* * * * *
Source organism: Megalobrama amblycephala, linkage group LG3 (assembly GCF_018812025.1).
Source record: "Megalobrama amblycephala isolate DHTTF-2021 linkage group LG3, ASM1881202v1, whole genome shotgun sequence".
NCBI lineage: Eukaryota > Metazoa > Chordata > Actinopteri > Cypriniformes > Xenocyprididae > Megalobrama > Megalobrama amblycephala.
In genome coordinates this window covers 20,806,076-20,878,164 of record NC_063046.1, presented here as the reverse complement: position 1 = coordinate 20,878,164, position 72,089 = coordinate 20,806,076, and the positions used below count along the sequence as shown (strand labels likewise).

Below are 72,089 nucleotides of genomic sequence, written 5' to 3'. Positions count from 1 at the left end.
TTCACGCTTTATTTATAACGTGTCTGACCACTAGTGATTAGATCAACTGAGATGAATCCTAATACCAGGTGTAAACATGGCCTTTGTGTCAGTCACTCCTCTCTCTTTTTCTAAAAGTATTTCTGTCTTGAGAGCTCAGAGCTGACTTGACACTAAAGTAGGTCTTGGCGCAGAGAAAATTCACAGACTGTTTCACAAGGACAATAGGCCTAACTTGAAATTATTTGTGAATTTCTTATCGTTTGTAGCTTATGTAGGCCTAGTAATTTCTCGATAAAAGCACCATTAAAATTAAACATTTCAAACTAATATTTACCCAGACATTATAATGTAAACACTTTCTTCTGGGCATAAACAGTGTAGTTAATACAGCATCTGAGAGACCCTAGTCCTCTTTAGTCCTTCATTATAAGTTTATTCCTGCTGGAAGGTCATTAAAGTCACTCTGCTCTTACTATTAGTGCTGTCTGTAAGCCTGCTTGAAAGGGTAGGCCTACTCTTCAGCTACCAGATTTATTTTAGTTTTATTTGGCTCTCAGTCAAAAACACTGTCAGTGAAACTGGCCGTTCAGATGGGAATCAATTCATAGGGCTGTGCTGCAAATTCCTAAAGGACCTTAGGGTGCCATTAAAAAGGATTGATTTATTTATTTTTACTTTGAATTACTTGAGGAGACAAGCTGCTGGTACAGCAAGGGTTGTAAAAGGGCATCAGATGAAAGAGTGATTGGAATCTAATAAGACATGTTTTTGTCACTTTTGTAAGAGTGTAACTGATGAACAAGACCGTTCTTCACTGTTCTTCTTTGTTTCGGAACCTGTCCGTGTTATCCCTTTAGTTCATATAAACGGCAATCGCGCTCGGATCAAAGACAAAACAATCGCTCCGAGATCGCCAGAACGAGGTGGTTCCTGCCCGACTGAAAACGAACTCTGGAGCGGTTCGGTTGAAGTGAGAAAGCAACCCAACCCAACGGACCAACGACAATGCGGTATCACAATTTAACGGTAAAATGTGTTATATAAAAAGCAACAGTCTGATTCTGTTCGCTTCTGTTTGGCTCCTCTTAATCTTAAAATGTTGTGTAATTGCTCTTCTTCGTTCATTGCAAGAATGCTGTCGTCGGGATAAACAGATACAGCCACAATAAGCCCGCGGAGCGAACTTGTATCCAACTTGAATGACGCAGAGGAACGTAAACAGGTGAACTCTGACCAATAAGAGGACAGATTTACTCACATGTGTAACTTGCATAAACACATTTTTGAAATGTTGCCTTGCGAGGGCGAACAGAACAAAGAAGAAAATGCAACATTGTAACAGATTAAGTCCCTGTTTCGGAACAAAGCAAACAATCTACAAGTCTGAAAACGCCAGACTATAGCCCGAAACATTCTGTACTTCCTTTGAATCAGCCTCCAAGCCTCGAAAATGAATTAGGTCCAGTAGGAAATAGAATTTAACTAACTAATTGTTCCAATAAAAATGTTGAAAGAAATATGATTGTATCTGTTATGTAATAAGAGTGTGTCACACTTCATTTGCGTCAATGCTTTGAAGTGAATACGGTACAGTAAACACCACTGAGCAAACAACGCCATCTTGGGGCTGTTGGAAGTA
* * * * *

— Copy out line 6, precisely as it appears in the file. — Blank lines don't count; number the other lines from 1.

TTCACGCTTTATTTATAACGTGTCTGACCACTAGTGATTAGATCAACTGAGATGAATCCTAATACCAGGTGTAAACATGGCCTTTGTGTCAGTCACTCCTCTCTCTTTTTCTAAAAGTATTTCTGTCTTGAGAGCTCAGAGCTGACTTGACACTAAAGTAGGTCTTGGCGCAGAGAAAATTCACAGACTGTTTCACAAGGACAATAGGCCTAACTTGAAATTATTTGTGAATTTCTTATCGTTTGTAGCTTATGTAGGCCTAGTAATTTCTCGATAAAAGCACCATTAAAATTAAACATTTCAAACTAATATTTACCCAGACATTATAATGTAAACACTTTCTTCTGGGCATAAACAGTGTAGTTAATACAGCATCTGAGAGACCCTAGTCCTCTTTAGTCCTTCATTATAAGTTTATTCCTGCTGGAAGGTCATTAAAGTCACTCTGCTCTTACTATTAGTGCTGTCTGTAAGCCTGCTTGAAAGGGTAGGCCTACTCTTCAGCTACCAGATTTATTTTAGTTTTATTTGGCTCTCAGTCAAAAACACTGTCAGTGAAACTGGCCGTTCAGATGGGAATCAATTCATAGGGCTGTGCTGCAAATTCCTAAAGGACCTTAGGGTGCCATTAAAAAGGATTGATTTATTTATTTTTACTTTGAATTACTTGAGGAGACAAGCTGCTGGTACAGCAAGGGTTGTAAAAGGGCATCAGATGAAAGAGTGATTGGAATCTAATAAGACATGTTTTTGTCACTTTTGTAAGAGTGTAACTGATGAACAAGACCGTTCTTCACTGTTCTTCTTTGTTTCGGAACCTGTCCGTGTTATCCCTTTAGTTCATATAAACGGCAATCGCGCTCGGATCAAAGACAAAACAATCGCTCCGAGATCGCCAGAACGAGGTGGTTCCTGCCCGACTGAAAACGAACTCTGGAGCGGTTCGGTTGAAGTGAGAAAGCAACCCAACCCAACGGACCAACGACAATGCGGTATCACAATTTAACGGTAAAATGTGTTATATAAAAAGCAACAGTCTGATTCTGTTCGCTTCTGTTTGGCTCCTCTTAATCTTAAAATGTTGTGTAATTGCTCTTCTTCGTTCATTGCAAGAATGCTGTCGTCGGGATAAACAGATACAGCCACAATAAGCCCGCGGAGCGAACTTGTATCCAACTTGAATGACGCAGAGGAACGTAAACAGGTGAACTCTGACCAATAAGAGGACAGATTTACTCACATGTGTAACTTGCATAAACACATTTTTGAAATGTTGCCTTGCGAGGGCGAACAGAACAAAGAAGAAAATGCAACATTGTAACAGATTAAGTCCCTGTTTCGGAACAAAGCAAACAATCTACAAGTCTGAAAACGCCAGACTATAGCCCGAAACATTCTGTACTTCCTTTGAATCAGCCTCCAAGCCTCGAAAATGAATTAGGTCCAGTAGGAAATAGAATTTAACTAACTAATTGTTCCAATAAAAATGTTGAAAGAAATATGATTGTATCTGTTATGTAATAAGAGTGTGTCACACTTCATTTGCGTCAATGCTTTGAAGTGAATACGGTACAGTAAACACCACTGAGCAAACAACGCCATCTTGGGGCTGTTGGAAGTA